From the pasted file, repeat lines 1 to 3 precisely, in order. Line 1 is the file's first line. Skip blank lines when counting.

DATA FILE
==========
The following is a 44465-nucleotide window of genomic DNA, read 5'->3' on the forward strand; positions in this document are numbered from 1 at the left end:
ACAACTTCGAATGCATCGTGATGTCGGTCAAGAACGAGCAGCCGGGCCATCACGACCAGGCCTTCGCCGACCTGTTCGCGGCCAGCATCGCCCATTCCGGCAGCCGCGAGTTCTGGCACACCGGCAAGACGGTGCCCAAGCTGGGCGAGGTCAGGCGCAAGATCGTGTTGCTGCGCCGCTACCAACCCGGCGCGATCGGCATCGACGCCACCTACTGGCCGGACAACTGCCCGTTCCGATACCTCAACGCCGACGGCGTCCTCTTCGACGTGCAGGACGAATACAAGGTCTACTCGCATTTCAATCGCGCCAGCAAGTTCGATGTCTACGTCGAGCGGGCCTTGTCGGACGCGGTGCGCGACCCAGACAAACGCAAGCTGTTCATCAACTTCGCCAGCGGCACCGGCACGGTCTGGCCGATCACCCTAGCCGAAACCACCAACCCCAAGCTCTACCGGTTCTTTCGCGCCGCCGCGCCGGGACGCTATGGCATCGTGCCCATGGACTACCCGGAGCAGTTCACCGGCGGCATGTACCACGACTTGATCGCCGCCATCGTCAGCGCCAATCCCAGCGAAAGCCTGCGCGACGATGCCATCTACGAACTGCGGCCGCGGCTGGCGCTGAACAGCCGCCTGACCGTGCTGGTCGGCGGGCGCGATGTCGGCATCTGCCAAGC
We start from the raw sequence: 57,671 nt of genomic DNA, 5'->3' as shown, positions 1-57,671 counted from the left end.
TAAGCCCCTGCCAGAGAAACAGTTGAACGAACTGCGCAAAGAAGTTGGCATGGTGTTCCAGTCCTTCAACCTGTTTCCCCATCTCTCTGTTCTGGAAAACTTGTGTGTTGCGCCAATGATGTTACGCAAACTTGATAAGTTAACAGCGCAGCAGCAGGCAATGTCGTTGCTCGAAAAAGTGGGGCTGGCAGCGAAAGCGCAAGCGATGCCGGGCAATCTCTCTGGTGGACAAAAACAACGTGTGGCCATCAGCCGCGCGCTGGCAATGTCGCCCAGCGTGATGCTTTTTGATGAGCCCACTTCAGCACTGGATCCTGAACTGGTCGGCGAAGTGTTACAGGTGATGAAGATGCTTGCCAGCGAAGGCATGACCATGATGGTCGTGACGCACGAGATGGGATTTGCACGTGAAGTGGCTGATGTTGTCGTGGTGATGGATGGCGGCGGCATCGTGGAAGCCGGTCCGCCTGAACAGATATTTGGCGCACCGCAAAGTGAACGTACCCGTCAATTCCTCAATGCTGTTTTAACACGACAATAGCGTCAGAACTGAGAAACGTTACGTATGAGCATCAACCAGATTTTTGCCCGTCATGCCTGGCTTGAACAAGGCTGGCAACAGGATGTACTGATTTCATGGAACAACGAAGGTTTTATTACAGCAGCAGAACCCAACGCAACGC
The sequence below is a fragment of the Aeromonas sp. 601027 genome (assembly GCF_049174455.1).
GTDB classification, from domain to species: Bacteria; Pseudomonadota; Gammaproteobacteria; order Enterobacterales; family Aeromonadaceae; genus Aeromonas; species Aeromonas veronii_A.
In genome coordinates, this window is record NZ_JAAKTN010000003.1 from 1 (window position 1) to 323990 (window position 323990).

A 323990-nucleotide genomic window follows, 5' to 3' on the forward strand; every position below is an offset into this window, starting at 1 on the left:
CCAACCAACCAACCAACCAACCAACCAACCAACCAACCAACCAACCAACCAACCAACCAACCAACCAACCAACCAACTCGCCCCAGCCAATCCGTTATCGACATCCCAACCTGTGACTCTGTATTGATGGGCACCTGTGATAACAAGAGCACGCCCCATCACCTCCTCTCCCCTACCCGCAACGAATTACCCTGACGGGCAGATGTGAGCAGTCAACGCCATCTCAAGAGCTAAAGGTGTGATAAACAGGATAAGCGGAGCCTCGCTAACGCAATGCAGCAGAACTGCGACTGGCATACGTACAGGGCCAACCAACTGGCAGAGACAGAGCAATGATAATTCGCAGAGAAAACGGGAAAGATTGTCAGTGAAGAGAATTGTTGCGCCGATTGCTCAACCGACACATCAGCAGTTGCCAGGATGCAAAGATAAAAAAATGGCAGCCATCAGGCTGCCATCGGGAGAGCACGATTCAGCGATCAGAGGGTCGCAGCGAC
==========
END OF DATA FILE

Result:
The following is a 44465-nucleotide window of genomic DNA, read 5'->3' on the forward strand; positions in this document are numbered from 1 at the left end:
ACAACTTCGAATGCATCGTGATGTCGGTCAAGAACGAGCAGCCGGGCCATCACGACCAGGCCTTCGCCGACCTGTTCGCGGCCAGCATCGCCCATTCCGGCAGCCGCGAGTTCTGGCACACCGGCAAGACGGTGCCCAAGCTGGGCGAGGTCAGGCGCAAGATCGTGTTGCTGCGCCGCTACCAACCCGGCGCGATCGGCATCGACGCCACCTACTGGCCGGACAACTGCCCGTTCCGATACCTCAACGCCGACGGCGTCCTCTTCGACGTGCAGGACGAATACAAGGTCTACTCGCATTTCAATCGCGCCAGCAAGTTCGATGTCTACGTCGAGCGGGCCTTGTCGGACGCGGTGCGCGACCCAGACAAACGCAAGCTGTTCATCAACTTCGCCAGCGGCACCGGCACGGTCTGGCCGATCACCCTAGCCGAAACCACCAACCCCAAGCTCTACCGGTTCTTTCGCGCCGCCGCGCCGGGACGCTATGGCATCGTGCCCATGGACTACCCGGAGCAGTTCACCGGCGGCATGTACCACGACTTGATCGCCGCCATCGTCAGCGCCAATCCCAGCGAAAGCCTGCGCGACGATGCCATCTACGAACTGCGGCCGCGGCTGGCGCTGAACAGCCGCCTGACCGTGCTGGTCGGCGGGCGCGATGTCGGCATCTGCCAAGC
We start from the raw sequence: 57,671 nt of genomic DNA, 5'->3' as shown, positions 1-57,671 counted from the left end.